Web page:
Category Archives: Games in Education

What’s a game for a teacher?

I came across this:

while many teachers say they are using digital games in the classroom, a lot of the time they just mean interactive activities or worksheets.”

With this example.

"For example, a recent study from A-GAMES, a research collaboration between New York 
University and the University of Michigan, last year surveyed 488 K-12 teachers, and 
found that “more than half of teachers (57 percent) use digital games weekly or more often in teaching.” That’s a pretty high adoption rate. But according to Millstone, “the most frequently used ‘games’ aren’t really games at all.” Teachers seem to label any 
interactive activity that happens on a laptop or a tablet a ‘game.’ The categories are unclear. To which activity does each buzzword refer? What counts as blended learning? 
What’s the difference between game-based learning and gamification?"

Teachers or administrators, who’s the real problem?

Like most debates agreeing on definitions is the starting point. Though at the moment I have a few questions first.

  • What is a game?
  • Do teachers define games differently when they use them in education?
  • Do the participants distinguish between playing a game for “fun” and playing a game in classroom?

I used games in teaching to the learners talking and thinking in English, in TEFL classes. My answer to the above three questions is that you have to remember to respect the players desire to have an outcome.

As the teacher I am not concerned or interested in who won the game, or how the players were ranked at the end of the game. I just want my lesson aims to be achieved. But if you have really engaged your learners – and this applies to adults as well as children – they will want to know their scores or at least what happened at the end. There is an need for immediate outcome: success, or failure. There is a need to compare each others achievement. They are competitive.

If “the thing you call a game” doesn’t provide

  1. an outcome – success or failure
  2. comparative performance – a ranking structure that is obvious to all participants
  3. the thrill of competition

It ain’t a game.





A bee needs 6 grams of honey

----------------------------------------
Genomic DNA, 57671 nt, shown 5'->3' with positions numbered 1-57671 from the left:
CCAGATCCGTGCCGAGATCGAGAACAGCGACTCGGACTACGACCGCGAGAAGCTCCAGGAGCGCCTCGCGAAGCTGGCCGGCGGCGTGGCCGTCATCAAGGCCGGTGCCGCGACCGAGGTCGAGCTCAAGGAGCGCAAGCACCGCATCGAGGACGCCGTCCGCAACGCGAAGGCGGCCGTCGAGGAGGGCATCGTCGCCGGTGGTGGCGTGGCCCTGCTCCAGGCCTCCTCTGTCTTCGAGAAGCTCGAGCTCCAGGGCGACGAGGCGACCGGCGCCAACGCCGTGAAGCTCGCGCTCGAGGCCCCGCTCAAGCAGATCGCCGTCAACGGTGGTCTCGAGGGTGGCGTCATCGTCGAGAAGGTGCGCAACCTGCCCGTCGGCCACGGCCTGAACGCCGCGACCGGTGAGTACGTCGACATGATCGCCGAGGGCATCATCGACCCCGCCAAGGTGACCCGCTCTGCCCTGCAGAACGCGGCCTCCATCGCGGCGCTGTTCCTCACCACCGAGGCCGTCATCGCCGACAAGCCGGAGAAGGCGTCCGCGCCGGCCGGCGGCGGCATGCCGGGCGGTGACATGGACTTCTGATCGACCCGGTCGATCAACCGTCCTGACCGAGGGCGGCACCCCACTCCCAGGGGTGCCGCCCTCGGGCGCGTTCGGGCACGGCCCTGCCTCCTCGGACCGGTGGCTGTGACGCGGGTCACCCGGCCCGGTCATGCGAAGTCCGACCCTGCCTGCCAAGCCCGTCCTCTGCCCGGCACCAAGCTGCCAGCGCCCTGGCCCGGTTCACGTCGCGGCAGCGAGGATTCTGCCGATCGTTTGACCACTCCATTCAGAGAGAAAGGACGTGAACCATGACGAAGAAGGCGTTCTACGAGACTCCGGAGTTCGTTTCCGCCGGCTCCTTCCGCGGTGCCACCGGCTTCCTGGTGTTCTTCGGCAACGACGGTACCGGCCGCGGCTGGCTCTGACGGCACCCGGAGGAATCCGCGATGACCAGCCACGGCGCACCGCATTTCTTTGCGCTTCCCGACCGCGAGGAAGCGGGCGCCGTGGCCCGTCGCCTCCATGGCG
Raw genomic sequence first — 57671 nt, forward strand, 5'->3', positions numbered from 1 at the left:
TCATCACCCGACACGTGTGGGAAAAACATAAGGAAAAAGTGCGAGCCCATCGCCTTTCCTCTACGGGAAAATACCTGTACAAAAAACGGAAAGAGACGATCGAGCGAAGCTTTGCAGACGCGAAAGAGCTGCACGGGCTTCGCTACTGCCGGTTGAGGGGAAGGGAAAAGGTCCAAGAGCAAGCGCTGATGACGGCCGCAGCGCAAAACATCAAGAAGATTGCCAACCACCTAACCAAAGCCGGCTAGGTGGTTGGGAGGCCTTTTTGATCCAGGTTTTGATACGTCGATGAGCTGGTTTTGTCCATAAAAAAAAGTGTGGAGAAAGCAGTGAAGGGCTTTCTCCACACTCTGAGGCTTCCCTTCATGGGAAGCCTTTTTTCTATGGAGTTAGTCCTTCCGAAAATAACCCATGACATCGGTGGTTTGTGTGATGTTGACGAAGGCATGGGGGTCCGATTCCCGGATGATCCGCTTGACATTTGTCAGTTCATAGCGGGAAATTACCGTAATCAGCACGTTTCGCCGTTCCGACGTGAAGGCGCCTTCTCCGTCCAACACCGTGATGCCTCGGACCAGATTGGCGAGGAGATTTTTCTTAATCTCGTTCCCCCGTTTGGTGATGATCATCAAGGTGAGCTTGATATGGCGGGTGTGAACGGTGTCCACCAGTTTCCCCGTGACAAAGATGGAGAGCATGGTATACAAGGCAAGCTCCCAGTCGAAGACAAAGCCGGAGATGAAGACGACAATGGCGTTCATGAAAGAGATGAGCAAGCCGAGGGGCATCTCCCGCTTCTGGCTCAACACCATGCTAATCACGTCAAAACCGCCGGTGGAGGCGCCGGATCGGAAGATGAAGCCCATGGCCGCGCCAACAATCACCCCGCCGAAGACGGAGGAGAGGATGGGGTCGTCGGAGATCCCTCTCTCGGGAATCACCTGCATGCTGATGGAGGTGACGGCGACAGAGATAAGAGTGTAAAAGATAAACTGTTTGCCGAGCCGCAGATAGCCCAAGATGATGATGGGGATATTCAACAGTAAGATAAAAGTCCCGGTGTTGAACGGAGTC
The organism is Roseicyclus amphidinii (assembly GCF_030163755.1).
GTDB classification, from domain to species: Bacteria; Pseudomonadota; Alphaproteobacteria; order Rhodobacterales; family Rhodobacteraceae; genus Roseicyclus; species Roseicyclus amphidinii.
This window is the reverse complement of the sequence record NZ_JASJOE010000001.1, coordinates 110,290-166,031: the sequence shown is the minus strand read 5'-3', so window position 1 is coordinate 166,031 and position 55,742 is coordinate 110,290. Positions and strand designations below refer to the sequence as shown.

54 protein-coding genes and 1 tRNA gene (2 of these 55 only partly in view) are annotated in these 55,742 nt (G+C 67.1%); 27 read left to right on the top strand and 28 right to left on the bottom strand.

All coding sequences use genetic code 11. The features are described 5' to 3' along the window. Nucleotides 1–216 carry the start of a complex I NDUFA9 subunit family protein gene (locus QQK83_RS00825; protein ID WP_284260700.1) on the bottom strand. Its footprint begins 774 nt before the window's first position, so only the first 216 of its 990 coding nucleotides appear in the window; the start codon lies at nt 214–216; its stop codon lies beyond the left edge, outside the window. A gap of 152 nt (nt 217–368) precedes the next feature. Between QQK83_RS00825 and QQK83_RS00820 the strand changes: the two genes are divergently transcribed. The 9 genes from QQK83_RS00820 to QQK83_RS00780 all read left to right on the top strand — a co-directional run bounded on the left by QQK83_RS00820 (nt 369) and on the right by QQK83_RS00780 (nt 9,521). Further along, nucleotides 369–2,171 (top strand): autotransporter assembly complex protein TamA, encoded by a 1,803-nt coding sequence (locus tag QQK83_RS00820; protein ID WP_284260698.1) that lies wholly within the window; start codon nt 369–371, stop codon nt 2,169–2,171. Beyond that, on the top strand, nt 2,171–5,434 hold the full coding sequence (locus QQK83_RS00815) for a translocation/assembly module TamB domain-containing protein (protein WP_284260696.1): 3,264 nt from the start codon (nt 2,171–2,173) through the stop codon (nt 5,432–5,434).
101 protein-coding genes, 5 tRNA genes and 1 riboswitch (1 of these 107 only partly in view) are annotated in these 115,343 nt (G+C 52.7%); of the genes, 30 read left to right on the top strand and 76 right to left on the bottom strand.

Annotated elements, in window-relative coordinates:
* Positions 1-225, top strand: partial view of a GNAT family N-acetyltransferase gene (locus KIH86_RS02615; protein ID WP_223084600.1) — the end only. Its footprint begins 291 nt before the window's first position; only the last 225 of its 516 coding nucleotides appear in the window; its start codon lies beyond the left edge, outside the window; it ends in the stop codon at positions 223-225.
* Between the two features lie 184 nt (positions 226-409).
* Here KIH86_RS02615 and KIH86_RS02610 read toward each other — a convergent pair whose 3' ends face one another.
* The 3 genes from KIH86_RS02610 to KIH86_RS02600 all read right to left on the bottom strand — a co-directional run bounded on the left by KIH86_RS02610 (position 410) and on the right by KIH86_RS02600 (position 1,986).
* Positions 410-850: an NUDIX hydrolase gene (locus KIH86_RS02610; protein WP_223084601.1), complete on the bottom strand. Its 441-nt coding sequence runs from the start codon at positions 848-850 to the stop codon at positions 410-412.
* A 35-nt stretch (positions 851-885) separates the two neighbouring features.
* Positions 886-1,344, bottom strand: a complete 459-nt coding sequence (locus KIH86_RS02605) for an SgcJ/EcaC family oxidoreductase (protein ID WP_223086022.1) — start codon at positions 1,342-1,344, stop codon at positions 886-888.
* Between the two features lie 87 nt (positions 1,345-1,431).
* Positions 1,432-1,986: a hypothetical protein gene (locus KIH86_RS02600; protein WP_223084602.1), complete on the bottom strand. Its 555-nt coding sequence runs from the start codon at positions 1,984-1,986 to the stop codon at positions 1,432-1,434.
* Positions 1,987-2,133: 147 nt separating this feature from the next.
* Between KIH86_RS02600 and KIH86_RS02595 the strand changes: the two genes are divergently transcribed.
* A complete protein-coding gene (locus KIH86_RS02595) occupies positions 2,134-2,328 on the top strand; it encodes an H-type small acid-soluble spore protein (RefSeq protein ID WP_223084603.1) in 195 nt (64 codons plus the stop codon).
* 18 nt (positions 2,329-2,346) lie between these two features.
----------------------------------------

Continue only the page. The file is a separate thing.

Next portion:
A bee needs to eat 6 grams of honey to make 1 gram of wax or beeswax. This is the assertion made in the description of the production of beeswax at the Design Museum.

The production of beeswax and its use in efficient hexagons inspired Torsten Sherwood to choose honeycomb as their top design structure.

Personally, I find the evolutionary explanation of honeycomb to be all the more 
wondrous and inspiring. In a world limited in resources, bees that use wax most 
efficiently are more likely to survive, and given enough time this would naturally 
produce a race of bees building the optimized hexagonal design. This insight 
reveals honeycomb true designer, not God or even the bee, but the process, design 
methodology even, of Darwinian evolution.
Honeycomb of beeswax
A honeycomb made of beeswas forming a hexagonal tessellating structure.

An interesting concept of design: a blind designer, a design process is his top designer.

I wondered if this could be modeled using algorithms.

1. How many grams can each worker bee collect to feed the colony? What is the optimal ratio of collectors to hive workers?

1. Only bees sufficiently well fed could exude beeswax?  How much beeswax do you need to make a honeycomb to breed new workers and store excess honey? How do they choose between larvae or honey?

3. If we got hives to use alternative structures, which would be able to produce the most surplus and thus survive or grow bigger.

I thought it would be a nice test of efficiency in shapes within algorithms describing a similar process, but with one aspect different, the shape of the honeycomb.